Software as a Service and the End of the Systems Integrator: Page 2

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As someone who has reviewed dozens of failures over the years, it’s clear that the times in which bad software killed a project are virtually non-existent. What’s more common is the projects were poorly run, that specifications weren’t translated in to a workable system, go-live took place before the data transfer was verified and the users trained: All of which gave the appearance that the main goal of the SI was to latch on to the client and suck as much revenue out of the project as possible, while hopefully leaving things messed up enough to guarantee the project extensions and modifications that could turn the project into an annuity for the SI.

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Am I being too harsh? Even when things have gone remarkably well, and the majority of project have been successful, the cost burden of the traditional SI implementation has hampered attempts to get total cost of ownership under control and deliver a genuine return on investment. Again, this isn’t just the SI’s fault, the vendors have been colluding with them along these lines for years. To the mutual benefit of all. But if you look at the money pot that has flowed into enterprise software over the years, too much, way too much, has ended up with the SIs – certainly with respect to the value they have been able to deliver.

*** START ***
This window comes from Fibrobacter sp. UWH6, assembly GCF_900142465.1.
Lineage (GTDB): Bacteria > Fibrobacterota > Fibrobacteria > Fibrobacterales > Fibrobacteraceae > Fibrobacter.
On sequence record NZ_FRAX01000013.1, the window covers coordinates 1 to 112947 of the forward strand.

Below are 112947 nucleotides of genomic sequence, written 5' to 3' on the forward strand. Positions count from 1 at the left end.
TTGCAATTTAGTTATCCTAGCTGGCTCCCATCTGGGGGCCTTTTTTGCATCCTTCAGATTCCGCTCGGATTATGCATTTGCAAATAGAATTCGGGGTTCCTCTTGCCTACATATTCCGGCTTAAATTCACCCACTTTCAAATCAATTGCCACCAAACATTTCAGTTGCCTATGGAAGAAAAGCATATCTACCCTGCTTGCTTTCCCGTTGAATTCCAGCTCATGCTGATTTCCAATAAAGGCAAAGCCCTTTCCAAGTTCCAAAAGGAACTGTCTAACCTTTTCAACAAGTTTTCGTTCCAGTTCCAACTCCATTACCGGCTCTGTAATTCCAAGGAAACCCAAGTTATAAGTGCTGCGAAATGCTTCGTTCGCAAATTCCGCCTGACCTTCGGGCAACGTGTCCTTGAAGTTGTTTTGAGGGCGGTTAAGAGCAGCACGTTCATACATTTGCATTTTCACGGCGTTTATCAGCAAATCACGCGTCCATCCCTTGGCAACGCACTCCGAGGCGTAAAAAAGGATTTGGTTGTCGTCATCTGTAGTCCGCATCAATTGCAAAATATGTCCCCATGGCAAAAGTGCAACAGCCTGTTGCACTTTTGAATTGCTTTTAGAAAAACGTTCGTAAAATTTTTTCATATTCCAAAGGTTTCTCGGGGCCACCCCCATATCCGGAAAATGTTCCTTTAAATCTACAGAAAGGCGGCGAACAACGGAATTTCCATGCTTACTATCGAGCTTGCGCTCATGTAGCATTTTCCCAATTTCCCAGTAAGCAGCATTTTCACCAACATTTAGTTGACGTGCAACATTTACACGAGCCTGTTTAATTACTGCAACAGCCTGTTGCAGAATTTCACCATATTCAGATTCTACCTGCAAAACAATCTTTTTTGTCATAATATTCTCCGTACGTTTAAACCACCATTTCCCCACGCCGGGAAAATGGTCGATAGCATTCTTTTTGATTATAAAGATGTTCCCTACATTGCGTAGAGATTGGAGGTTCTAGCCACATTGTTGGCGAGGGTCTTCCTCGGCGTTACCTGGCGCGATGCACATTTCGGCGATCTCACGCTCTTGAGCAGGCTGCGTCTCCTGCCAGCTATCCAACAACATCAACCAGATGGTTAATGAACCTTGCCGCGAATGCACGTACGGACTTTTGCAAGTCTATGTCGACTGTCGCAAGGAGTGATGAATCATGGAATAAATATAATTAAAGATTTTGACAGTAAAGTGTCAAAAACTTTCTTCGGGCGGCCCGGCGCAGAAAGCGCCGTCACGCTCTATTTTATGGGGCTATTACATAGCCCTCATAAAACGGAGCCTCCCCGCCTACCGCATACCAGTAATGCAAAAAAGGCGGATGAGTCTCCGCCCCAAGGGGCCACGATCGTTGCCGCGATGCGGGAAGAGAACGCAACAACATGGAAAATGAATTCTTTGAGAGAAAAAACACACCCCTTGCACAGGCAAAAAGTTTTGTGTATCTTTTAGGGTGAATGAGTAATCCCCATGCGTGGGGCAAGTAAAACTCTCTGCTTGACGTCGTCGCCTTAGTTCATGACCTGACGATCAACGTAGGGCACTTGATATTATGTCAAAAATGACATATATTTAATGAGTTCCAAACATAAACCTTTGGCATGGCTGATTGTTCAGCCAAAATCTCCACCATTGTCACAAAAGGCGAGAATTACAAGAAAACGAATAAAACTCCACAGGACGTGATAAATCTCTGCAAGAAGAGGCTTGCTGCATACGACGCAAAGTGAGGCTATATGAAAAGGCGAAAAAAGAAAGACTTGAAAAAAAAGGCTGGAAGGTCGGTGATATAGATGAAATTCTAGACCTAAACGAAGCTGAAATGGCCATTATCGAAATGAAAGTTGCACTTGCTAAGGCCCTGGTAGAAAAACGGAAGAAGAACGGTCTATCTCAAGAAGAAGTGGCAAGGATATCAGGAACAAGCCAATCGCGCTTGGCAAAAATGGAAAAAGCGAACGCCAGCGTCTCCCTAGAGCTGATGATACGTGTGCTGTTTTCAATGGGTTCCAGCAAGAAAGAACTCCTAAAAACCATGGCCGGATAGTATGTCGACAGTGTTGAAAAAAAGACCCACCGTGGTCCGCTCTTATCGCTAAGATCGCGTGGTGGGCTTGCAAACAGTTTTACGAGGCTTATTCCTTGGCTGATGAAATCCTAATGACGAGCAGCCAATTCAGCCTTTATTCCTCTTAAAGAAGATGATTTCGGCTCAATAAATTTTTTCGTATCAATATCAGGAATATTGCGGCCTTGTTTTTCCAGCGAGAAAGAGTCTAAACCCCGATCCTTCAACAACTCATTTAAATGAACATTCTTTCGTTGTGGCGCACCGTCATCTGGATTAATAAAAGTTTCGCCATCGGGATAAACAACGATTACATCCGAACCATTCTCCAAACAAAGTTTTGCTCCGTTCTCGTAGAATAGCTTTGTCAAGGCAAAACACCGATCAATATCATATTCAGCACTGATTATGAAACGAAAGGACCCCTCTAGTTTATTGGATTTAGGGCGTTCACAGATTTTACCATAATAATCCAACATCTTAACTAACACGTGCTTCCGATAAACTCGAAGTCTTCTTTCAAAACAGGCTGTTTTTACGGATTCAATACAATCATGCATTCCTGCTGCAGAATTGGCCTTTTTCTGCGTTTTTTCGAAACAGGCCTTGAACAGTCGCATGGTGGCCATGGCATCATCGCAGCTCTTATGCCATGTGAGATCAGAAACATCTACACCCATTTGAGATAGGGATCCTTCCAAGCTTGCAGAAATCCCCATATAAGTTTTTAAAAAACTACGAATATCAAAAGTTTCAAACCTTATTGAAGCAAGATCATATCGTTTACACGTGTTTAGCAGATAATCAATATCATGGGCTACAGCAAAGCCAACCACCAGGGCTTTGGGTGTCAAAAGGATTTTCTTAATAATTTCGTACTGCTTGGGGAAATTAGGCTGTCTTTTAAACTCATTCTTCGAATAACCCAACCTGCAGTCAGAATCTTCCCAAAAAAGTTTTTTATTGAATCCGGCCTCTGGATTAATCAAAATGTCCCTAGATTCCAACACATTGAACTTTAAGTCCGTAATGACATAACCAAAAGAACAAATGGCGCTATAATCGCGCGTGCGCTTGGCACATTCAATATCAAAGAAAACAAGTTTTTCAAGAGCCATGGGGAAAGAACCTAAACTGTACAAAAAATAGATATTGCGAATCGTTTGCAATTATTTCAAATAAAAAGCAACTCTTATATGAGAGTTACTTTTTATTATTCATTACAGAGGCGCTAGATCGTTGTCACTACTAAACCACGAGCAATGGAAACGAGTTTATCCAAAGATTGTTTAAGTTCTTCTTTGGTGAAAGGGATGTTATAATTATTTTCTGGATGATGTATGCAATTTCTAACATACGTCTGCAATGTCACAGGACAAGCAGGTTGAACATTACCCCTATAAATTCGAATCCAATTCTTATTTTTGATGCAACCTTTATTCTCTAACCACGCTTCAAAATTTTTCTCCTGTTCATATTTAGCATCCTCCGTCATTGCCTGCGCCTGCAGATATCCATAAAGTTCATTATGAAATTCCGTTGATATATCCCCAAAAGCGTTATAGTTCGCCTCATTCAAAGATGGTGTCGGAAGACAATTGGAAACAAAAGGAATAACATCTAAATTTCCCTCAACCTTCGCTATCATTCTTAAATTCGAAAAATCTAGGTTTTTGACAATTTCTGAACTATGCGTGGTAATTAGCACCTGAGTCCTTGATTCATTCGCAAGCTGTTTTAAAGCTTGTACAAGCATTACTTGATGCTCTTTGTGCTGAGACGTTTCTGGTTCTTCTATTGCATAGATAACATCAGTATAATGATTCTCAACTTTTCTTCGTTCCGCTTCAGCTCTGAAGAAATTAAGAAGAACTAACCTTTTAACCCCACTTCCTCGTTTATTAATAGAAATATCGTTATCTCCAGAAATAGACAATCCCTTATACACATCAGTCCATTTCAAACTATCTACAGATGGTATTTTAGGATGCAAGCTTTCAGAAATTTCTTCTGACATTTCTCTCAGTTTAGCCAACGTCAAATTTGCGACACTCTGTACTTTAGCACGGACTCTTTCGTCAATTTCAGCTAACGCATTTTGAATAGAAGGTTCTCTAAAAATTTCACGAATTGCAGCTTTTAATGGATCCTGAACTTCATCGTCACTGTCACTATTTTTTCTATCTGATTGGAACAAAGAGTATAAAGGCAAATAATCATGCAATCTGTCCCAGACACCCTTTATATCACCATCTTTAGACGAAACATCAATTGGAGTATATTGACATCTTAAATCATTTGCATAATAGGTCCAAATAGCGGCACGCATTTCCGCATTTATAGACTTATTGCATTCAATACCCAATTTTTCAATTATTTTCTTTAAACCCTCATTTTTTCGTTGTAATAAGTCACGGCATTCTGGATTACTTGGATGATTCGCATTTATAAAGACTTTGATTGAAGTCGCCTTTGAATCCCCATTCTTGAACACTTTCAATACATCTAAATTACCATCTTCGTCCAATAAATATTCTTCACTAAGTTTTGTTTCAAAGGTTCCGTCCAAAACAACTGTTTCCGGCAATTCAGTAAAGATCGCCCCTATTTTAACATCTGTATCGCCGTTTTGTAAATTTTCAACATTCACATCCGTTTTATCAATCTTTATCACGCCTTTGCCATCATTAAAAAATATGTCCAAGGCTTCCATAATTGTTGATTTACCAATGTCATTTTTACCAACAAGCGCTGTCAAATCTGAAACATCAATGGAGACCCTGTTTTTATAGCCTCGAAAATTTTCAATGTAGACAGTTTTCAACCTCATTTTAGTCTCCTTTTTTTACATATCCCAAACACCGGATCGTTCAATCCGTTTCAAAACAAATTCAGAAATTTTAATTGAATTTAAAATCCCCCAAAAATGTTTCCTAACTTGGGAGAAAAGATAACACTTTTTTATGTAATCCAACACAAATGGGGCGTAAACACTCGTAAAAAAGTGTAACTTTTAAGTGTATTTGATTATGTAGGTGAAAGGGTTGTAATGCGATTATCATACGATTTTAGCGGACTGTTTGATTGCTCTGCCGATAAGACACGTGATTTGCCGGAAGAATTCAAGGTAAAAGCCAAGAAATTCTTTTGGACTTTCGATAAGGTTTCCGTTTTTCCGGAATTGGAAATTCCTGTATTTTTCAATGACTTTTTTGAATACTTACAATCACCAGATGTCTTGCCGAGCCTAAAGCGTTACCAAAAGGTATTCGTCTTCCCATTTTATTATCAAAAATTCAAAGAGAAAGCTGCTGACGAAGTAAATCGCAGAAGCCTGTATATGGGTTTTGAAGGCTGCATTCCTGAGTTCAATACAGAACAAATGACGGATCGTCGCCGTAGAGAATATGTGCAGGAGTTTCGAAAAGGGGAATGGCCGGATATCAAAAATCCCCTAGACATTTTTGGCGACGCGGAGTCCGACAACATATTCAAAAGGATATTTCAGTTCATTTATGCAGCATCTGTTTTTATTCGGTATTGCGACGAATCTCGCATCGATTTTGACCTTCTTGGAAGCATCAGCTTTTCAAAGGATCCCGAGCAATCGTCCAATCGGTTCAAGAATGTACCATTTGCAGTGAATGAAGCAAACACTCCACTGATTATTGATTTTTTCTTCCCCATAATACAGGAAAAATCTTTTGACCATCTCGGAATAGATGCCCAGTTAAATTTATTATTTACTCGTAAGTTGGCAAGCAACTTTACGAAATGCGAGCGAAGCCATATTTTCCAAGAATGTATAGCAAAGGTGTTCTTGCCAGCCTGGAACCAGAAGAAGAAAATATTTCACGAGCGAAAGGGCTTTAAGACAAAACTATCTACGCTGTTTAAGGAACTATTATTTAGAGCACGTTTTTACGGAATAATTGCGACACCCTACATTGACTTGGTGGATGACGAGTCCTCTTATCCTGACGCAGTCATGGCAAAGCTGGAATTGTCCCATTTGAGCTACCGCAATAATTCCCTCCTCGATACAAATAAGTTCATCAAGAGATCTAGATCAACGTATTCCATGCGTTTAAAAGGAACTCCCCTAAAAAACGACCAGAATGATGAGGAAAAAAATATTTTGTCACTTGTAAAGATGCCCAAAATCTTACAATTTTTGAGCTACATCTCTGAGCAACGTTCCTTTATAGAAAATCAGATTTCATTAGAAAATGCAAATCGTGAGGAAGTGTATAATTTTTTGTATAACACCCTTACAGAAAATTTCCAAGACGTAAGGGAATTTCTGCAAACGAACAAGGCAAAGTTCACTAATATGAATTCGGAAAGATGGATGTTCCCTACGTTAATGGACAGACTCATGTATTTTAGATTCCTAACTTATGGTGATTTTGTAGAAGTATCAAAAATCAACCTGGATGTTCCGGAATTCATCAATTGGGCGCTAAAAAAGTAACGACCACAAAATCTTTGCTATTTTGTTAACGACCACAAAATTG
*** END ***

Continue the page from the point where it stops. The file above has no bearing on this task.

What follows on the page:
So here’s to SaaS and its upending of one of the worst things about enterprise software. Marc Benioff of Salesforce.com has definitely exaggerated when he talks about SaaS representing the end of software. But SaaS is definitely heralding the end of the SI, at least with respect to bloated projects that fail to deliver anything but excessive costs. Their demise will be a good thing, even if it means that the vendors have to find a new channel for selling high-end projects to big companies. It’s time for the industry to move beyond these issues, and I for one won’t miss those over-priced implementations one little bit.


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